Remembering Danny Aiello
Like everyone else of a certain age, I was deeply saddened to hear the news about Danny Aiello’s passing this morning. For me personally, it was often hard to reconcile that this legendary actor that I grew up watching on the big screen had not only become a close family friend, but was such a huge influence in my life and my career.
Danny and I formed an instant bond when we first met in 1997. CBS had just signed him to star in a new CBS drama called “Dellaventura”. One of Danny’s stipulations was that it had to be shot in NY. I was overseeing Late Show with David Letterman at the time and my colleague at CBS, Mitch Semel, was assigned to oversee Danny’s new show. Mitch would often include me in his production meetings with Danny and before long, from that moment on, I was beautifully swept up into the vortex of Danny’s amazing life and career.
Clock wise; "Bang The Drum Slowly", "Godfather II", "Do The Right Thing" and "Moonstruck
And what a career it was. In the early 70's, while making some extra money unloading trucks for his uncle near Columbus Circle, Danny (an excellent athlete) was recruited as a ringer for a friend’s softball team in the Broadway League. It was there that he met Budd Friedman, owner of the Improv where he soon became their resident bouncer/emcee. Danny’s baseball skills would come into play again when he heard there were open audios for a baseball movie. It was a small part but Danny made the most of it and “Bang The Drum Slowly” was not only his launching pad as an actor but Robert De Niro’s as well. Not many film actors get their start at the age of forty and go on to build a forty six year career. But Danny was the one in a million. He had another small but memorable part in “Godfather II” and went went on to co-star with Paul Newman in “Fort Apache The Bronx”, Sergio Leone’s classic gangster epic; “One Upon A Time In America” (his third film with with De Niro) and we haven’t even gotten to the Oscar nominated roles yet.
Danny was Woody Allen’s go to actor in the 80’s for two of his biggest films; “Radio Days” and the “Purple Rose Of Cairo” as well as Allen's Broadway play “The Floating Lightbulb”. This already amazing body of work would take a giant leap with two seminal films; “Moonstruck” and Spike Lee’s “Do The Right Thing” for which he was nominated for best supporting actor. While he wasn’t awarded the Oscar for his indelible portrayal of pizzeria owner Sal, most people don’t know that Danny’s role of Joe Leiberman in Christine Lahti’s “Leiberman In Love” won the Oscar for 1995’s best film short.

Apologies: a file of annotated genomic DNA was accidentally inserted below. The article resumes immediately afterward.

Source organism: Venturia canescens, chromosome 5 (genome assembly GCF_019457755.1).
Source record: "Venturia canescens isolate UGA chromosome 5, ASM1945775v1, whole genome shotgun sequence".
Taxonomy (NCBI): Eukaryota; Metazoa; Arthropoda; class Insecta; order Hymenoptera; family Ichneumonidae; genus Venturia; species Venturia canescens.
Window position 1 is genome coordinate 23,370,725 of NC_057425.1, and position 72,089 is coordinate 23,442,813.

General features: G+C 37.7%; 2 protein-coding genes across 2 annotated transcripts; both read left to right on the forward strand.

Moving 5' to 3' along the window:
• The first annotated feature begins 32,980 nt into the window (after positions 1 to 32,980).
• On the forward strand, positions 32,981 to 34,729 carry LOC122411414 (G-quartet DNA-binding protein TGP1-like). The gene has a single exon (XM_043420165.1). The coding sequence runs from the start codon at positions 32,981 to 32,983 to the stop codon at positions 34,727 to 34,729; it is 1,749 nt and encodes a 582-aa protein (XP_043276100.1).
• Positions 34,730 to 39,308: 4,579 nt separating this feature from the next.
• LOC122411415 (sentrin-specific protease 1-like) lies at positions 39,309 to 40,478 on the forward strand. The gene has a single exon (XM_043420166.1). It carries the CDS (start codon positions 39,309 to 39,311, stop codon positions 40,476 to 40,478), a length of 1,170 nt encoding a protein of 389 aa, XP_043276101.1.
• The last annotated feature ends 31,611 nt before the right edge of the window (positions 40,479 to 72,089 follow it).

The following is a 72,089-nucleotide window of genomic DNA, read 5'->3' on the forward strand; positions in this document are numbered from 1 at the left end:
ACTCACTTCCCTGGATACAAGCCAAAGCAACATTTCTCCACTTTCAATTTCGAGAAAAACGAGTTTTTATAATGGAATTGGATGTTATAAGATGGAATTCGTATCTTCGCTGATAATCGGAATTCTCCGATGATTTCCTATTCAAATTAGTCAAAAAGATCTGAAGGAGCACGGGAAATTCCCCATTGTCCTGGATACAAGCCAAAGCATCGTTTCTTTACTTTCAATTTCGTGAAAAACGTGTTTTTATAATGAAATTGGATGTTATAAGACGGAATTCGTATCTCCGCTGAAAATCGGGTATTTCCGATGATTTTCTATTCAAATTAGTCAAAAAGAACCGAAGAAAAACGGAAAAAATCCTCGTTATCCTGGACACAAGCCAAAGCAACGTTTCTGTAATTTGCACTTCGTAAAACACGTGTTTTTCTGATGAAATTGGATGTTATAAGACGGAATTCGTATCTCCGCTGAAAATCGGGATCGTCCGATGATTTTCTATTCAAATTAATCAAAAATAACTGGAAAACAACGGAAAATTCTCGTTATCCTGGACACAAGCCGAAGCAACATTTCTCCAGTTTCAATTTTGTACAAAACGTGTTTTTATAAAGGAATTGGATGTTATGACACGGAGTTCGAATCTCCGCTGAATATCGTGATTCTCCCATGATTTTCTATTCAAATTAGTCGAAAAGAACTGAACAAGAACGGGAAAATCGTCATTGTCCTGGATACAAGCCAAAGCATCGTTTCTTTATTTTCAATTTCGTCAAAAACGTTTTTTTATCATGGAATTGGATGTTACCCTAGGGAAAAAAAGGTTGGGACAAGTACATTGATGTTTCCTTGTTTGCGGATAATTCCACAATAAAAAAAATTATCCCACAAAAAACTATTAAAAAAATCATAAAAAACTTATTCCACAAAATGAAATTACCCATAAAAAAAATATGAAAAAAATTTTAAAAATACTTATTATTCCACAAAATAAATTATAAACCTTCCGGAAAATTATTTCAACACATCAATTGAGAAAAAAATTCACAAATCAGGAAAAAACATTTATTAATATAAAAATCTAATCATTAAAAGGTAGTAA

Danny was a fixture (on MTV of all places) in 1986 as Madonna’s father in the music video for “Papa Don’t Preach”. While Danny had conquered all of the arts I think the thing he was proudest of was his music career. America got a first taste of Danny’s singing when he hosted Saturday Night Live in 1996 and brought the house down with a swing time version of “Clementime”. Danny had an beautiful voice and a great talent for arrangements and song selections. He released several albums; “Bridges”, “I Want To Hear The Words” and “My Christmas Song For You” that covered a wide range of musical styles. I think the happiest I saw him was when he was performing live. Danny would hand pick New York’s top session players and would throw himself into the music so deeply that you forgot he was this iconic actor.
Given this tremendous body of work, you can imagine my surprise (and deep appreciation) when Danny agreed to star in the movie version of “Hereafter” that I co-wrote with Frankie Keane (whom he adored). It was a game changer for Frankie and I. Here we were, two novice writers and Danny was going to play the lead in our little movie. Danny implicitly trusted us as writers, me as a director (with Patrick Kendall) and Frankie as his co-star. Given the limitation of our budget (you wouldn’t know it from the footage) we shot all of Danny’s scenes over a five day period of sixteen hour days. Danny was the first on the set and the last to leave, always offering a ride back into NY for the fellow actors and crew that going in his direction.